In truth, Fraser really didn't see that much action in the war. The major battles happened elsewhere. Yet his memoir, due to his writing skill and a lifetime of thinking about those events, make it excellent reading.

Friday, November 2, 2012

Names for newspapers

I can think of just a handful of newspapers that have started during my lifetime - USA Today being the most prominent among them. But there have been many newspapers that have ceased publication during that time and others that have merged. At one time, of course, even relatively small towns had two or more newspapers, and the competition was fierce.

For the most part, the names of these many newspapers did not show much originality. Most of them were called either the Times, the Journal, the Gazette, the Press, the Tribune, the Chronicle, the Bulletin, the Herald, the Sun, the Gazette, the News, the Courier or the Star. After mergers, the names were usually combined. The surviving newspaper in the town where I live is the Times-Gazette. The newspaper I worked on for more than 40 years is the News Journal, one of numerous News Journals across the United States.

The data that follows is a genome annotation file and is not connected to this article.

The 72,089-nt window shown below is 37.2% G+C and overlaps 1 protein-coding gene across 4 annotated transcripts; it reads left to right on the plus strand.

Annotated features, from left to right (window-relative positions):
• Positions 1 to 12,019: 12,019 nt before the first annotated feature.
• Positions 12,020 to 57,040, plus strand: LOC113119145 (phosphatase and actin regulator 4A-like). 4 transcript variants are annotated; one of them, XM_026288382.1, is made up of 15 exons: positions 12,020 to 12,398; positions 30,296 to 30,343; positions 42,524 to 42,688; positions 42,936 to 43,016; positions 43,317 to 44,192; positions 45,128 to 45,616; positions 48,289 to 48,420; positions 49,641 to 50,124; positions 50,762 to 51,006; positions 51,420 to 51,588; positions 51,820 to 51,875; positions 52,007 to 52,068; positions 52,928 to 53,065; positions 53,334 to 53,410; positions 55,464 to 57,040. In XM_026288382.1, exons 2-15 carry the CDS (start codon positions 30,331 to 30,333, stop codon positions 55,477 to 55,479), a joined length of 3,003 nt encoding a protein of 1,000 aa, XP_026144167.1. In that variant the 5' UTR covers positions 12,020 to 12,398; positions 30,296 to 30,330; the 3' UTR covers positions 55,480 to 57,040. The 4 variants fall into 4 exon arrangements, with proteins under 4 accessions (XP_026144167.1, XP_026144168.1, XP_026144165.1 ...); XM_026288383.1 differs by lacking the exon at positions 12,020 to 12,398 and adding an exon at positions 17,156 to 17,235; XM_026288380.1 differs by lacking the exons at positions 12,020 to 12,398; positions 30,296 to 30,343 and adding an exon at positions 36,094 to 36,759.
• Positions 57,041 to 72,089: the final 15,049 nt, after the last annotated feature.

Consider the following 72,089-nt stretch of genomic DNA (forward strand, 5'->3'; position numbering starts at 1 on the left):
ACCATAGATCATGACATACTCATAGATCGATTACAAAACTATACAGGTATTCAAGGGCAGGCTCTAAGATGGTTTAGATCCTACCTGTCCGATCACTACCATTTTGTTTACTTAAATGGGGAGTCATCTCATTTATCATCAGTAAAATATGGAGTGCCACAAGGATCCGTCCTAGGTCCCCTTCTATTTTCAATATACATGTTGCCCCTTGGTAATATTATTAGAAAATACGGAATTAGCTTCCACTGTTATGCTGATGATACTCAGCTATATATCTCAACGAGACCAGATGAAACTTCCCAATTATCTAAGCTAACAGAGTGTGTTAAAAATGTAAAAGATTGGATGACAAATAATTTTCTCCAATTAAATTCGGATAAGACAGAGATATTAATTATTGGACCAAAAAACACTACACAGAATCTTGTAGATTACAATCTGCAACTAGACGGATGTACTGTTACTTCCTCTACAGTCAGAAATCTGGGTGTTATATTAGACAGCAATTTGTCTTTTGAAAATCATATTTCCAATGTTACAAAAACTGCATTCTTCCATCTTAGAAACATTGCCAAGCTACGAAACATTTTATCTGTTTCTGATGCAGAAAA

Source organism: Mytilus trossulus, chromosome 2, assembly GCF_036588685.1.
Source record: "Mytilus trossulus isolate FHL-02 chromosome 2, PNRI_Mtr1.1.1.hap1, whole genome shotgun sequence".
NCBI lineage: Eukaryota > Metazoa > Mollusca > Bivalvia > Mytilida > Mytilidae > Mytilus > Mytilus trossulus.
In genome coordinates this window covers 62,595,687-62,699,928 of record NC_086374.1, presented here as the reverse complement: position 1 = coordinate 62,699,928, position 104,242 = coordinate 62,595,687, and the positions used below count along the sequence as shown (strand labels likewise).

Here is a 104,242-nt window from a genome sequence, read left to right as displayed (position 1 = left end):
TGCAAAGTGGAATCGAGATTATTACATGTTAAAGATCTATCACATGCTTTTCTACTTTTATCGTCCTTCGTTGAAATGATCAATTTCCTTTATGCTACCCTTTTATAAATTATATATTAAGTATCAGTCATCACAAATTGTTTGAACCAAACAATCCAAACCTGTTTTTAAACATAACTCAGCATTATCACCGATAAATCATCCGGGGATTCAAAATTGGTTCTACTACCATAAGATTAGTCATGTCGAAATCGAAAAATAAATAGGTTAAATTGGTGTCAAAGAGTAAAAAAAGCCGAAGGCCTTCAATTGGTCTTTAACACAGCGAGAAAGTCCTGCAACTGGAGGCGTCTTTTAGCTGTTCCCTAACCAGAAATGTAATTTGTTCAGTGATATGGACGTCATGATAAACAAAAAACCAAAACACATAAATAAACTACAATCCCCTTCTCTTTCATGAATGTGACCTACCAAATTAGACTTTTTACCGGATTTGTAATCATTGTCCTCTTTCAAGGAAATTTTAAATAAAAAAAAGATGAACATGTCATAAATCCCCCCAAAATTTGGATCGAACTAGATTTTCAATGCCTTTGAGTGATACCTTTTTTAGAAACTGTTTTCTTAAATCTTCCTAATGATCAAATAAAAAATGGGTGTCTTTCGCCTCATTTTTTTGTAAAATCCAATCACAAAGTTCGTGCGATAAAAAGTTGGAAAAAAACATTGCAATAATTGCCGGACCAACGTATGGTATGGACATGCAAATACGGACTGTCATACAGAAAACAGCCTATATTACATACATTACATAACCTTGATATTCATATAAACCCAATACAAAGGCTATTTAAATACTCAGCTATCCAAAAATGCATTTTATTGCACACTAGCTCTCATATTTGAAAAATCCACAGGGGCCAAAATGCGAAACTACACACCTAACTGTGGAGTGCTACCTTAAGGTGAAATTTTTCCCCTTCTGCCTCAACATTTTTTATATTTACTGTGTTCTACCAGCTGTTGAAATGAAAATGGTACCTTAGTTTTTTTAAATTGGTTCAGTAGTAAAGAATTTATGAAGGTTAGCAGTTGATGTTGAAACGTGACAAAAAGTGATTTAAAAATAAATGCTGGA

Yet a few early publishers managed to come up with unique names for their publications. Here are a few of them:

The Plain Dealer (Cleveland)
The Free Press (Detroit)
The Daily Breeze (Torrance, Calif.)
The Truth (Elkhart, Ind.)
The Repository (Canton, Ohio)
The Blade (Toledo)
The Vindicator (Youngstown)
The Town Talk (Alexandria, La.)
The Times-Picayune (New Orleans)

Ohio seems to have more than its share of newspapers with original names. Some of the names - notably the Plain Dealer, Free Press, Vindicator and Truth - suggest a philosophy behind the mere publication of the daily news.

Long may these and other newspapers prosper.